# Definitions of finiteness

Perhaps the most intuitive definition of finiteness as a property of sets is that a set ${A}$ is finite if and only if its cardinality is a natural number. Unfortunately, the most intuitive definition of the natural numbers, at least to me, is that the natural numbers are the cardinalities of finite sets. Therefore, in order to define both of these notions properly, one of these definitions must be altered. I think the most natural one to alter is the definition of finiteness, since, at least to me, finiteness seems like a more fundamental notion than the notion of the natural numbers.

The alternative definition which I’m most satisfied with is Kuratowski’s, given below. The essential idea behind it is that finite sets are sets that can be formed from the empty set by making a finite number of adjoinments (i.e. additions of a single object). The formal statement may seem a little peculiar if you haven’t seen this kind of definition before.

Definition 1 For every set ${A}$, ${A}$ is Kuratowski finite if and only if it is a member of every family ${\mathcal F}$ of sets such that ${\emptyset \in \mathcal F}$ and for every member ${B}$ of ${\mathcal F}$ and every object ${x}$, ${B \cup \{x\} \in \mathcal F}$.

The key thing to notice here is that it immediately follows from the definition that a variant of mathematical induction can be performed on Kuratowski finite sets. Suppose you wish to prove that every Kuratowski finite set has a certain property. Well, if you let ${\mathcal F}$ be the family of all sets with the property, you can see from the definition that one way to do this is to show that ${\emptyset}$ has the property (i.e. ${\emptyset \in \mathcal F}$) and that if you adjoin an object to a set with the property, it will still have the property (i.e. for every member ${B}$ of ${\mathcal F}$ and every object ${x}$, ${B \cup \{x\} \in \mathcal F}$). Definitions similar to the one above turn up in quite a few places in mathematics, and they are always associated with a principle of induction. For example, consider the definition of the subgroup generated by a subset ${H}$ of a group ${G}$. The intuitive definition of this subgroup is that it is the set of all objects of the form ${a_1 a_2 \dotsm a_n}$, where ${n}$ is a natural number and ${a_1}$, ${a_2}$, … and ${a_n}$ are members of ${H}$ or inverses of members of ${H}$. However, this definition can be awkward to work with and it is complex to state as a logical formula (it involves a quantification over all finite sets). Alternatively, one can define this subgroup as the intersection of all subgroups ${H'}$ of ${G}$ such that ${H \subseteq H'}$. The corresponding principle of induction is that if every member of ${H}$ has a certain property, and the set of all members of the group with the property is a subgroup of ${G}$, then every member of the subgroup generated by ${H}$ has the property too.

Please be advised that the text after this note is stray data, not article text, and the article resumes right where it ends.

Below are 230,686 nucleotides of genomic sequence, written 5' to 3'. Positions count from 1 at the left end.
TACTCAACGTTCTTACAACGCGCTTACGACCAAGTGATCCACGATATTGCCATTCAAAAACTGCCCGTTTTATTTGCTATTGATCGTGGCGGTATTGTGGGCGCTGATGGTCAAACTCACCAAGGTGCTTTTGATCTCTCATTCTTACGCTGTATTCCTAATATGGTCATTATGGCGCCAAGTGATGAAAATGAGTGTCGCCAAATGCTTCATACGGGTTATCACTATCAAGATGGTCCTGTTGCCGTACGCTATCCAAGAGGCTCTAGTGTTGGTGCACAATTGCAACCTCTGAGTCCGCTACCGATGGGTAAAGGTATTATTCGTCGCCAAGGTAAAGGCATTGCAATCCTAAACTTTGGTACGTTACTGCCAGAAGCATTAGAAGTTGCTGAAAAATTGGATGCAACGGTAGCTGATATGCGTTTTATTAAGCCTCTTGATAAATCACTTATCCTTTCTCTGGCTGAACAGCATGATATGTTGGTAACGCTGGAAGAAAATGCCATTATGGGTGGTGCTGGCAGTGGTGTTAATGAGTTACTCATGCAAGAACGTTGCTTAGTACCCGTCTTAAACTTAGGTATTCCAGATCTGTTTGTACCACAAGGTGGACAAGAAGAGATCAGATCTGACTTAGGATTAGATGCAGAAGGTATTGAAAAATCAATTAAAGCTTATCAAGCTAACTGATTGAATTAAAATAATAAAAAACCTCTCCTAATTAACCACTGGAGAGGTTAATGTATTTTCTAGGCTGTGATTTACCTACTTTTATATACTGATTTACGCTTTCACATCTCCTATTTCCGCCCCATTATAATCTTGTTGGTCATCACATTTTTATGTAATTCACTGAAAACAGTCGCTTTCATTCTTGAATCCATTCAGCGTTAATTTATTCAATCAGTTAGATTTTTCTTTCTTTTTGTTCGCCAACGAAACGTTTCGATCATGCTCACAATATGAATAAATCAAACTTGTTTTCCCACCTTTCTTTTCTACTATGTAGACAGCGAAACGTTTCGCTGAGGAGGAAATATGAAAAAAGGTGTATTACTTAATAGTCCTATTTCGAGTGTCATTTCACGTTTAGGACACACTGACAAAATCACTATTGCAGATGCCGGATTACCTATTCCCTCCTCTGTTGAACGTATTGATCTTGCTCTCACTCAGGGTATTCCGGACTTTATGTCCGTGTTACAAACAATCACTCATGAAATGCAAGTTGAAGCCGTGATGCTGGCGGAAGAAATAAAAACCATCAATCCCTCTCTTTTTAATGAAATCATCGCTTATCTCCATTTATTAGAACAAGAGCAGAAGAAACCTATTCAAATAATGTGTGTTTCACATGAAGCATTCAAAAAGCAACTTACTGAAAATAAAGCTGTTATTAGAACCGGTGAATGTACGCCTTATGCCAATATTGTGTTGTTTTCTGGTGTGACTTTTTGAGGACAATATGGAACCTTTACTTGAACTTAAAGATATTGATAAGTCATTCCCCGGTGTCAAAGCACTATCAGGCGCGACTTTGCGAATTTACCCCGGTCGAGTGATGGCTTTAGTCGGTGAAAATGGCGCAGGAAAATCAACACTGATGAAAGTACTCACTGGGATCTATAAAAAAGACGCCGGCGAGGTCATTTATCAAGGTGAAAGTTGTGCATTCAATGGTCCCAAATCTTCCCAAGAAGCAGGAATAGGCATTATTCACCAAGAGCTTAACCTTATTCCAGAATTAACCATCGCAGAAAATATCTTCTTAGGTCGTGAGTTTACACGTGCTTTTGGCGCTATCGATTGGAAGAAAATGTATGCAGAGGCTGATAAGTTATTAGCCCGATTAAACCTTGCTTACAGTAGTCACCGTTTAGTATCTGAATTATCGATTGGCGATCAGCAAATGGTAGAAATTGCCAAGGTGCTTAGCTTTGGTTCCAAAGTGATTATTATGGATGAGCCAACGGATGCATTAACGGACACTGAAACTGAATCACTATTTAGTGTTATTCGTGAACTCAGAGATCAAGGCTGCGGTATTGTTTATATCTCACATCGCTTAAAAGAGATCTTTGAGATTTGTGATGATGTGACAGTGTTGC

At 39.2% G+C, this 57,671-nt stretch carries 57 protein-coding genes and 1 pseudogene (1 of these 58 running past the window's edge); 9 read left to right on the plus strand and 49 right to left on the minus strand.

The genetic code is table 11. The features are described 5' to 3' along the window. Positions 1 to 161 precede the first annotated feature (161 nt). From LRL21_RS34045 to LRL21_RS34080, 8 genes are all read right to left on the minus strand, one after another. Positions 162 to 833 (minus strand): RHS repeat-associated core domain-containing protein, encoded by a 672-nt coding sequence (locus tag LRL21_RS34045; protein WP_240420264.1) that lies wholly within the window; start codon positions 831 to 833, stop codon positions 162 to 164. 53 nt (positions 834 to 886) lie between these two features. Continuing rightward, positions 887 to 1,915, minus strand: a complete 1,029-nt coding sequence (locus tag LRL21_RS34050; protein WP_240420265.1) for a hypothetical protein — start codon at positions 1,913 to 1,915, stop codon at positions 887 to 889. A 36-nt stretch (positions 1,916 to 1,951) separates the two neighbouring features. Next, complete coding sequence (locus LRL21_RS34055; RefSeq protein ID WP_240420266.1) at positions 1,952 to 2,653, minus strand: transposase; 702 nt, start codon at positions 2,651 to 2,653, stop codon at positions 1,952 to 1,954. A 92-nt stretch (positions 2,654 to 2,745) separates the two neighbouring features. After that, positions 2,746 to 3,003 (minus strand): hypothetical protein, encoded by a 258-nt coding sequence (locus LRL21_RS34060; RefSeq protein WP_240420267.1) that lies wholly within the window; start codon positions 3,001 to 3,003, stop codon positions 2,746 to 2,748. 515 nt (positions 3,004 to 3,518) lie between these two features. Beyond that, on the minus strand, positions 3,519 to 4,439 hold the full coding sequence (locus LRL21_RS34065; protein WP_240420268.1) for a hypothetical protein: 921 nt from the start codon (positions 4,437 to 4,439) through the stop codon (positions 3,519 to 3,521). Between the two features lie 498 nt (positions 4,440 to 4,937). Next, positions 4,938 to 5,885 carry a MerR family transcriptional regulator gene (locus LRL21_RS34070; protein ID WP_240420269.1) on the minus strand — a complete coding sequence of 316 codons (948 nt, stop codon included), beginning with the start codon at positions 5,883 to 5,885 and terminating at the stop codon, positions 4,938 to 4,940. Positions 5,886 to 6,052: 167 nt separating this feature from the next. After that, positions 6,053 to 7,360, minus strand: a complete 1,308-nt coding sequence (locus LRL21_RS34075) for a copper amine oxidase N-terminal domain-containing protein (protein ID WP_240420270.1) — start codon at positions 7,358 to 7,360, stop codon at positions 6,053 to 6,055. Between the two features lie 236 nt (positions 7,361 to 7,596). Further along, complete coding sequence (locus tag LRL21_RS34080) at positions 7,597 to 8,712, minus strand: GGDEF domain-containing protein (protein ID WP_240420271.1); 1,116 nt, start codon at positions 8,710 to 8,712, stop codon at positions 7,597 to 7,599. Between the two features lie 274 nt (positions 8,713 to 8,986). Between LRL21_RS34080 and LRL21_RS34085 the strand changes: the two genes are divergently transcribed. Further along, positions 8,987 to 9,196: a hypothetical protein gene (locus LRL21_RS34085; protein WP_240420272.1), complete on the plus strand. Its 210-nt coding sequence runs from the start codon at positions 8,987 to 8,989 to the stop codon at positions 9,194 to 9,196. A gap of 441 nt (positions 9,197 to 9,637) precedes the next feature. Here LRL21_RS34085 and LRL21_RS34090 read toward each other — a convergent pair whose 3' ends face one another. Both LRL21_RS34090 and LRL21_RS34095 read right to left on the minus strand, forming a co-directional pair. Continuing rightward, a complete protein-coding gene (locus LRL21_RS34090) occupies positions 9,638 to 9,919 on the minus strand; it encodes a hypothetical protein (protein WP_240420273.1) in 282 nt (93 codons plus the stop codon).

I should note that this definition is not possible in ZF: ${\mathcal F}$ must be allowed to range over proper classes as well as sets, because for every possible value of ${\mathcal F}$, we have that for every object ${x}$, ${\emptyset \cup \{x\} = \{x\} \in \mathcal F}$, so ${\mathcal F}$ is a superclass of the class of all singletons, which is proper by the axiom of replacement, since ${x \in V \mapsto \{x\}}$ is an injection. Quantifiers can only range over sets in ZF. However, a minor amendment makes the definition possible in ZF: we can just require ${x}$ to be a member of ${A}$. It can be proven that this amended definition (definition 2) is equivalent to the definition as stated above (definition 1).

Proof: Suppose ${A}$ is a finite set by definition 2 and ${\mathcal F}$ is a family of sets such that ${\emptyset \in \mathcal F}$ and for every member ${B}$ of ${\mathcal F}$ and every object ${x}$, ${B \cup \{x\} \in \mathcal F}$. Every member ${x}$ of ${A}$ is an object, so for every member ${B}$ of ${\mathcal F}$, ${B \cup \{x\} \in \mathcal F}$, which means ${A}$ is a member of ${\mathcal F}$ (by definition 2). Therefore, ${A}$ is finite by definition 1 as well.

As for the converse, well, ${\emptyset}$ is clearly finite by definition 2. Now, suppose ${A}$ is a finite set by definition 2, ${x}$ is an object and ${\mathcal F}$ is a family of sets such that ${\emptyset \in \mathcal F}$ and for every member ${B}$ of ${\mathcal F}$ and every member ${y}$ of ${A \cup \{x\}}$, ${B \cup \{y\} \in \mathcal F}$. Since ${A}$ is finite by definition 2, ${A \in \mathcal F}$, and since ${x}$ is a member of ${A \cup \{x\}}$, that means ${A \cup \{x\} \in \mathcal F}$. Therefore, ${A \cup \{x\}}$ is finite by definition 2 as well. It follows by the principle of induction on finite sets by definition 1 that every set which is finite by definition 1 is finite by definition 2 as well. $\Box$

The reason I’ve chosen definition 1 is that it is easier to see the idea behind the definition.

Of course, we must ensure that Kuratowski finiteness is actually equivalent to ordinary finiteness. Since we can induct over natural numbers and we can induct over Kuratowski finite sets, the proof is straightforward.

Proof: ${|\emptyset| = 0 \in \mathbb N}$. Suppose ${A}$ is a finite set, ${|A| = n}$ and ${x}$ is an object. What is ${|A \cup \{x\}|}$? Well, there is a bijection ${f}$ from ${A}$ to ${\{0, 1, \dotsc, n - 1\}}$, and it is easy to see that the extension ${g}$ of ${f}$ to ${A \cup \{x\}}$ such that ${g(x) = n}$ is a bijection onto ${\{0, 1, \dotsc, n\}}$. Therefore, ${|A \cup \{x\}|}$ is ${n + 1}$. This completes the proof that the cardinality of every Kuratowski finite set is a natural number, i.e., every Kuratowski finite set is finite.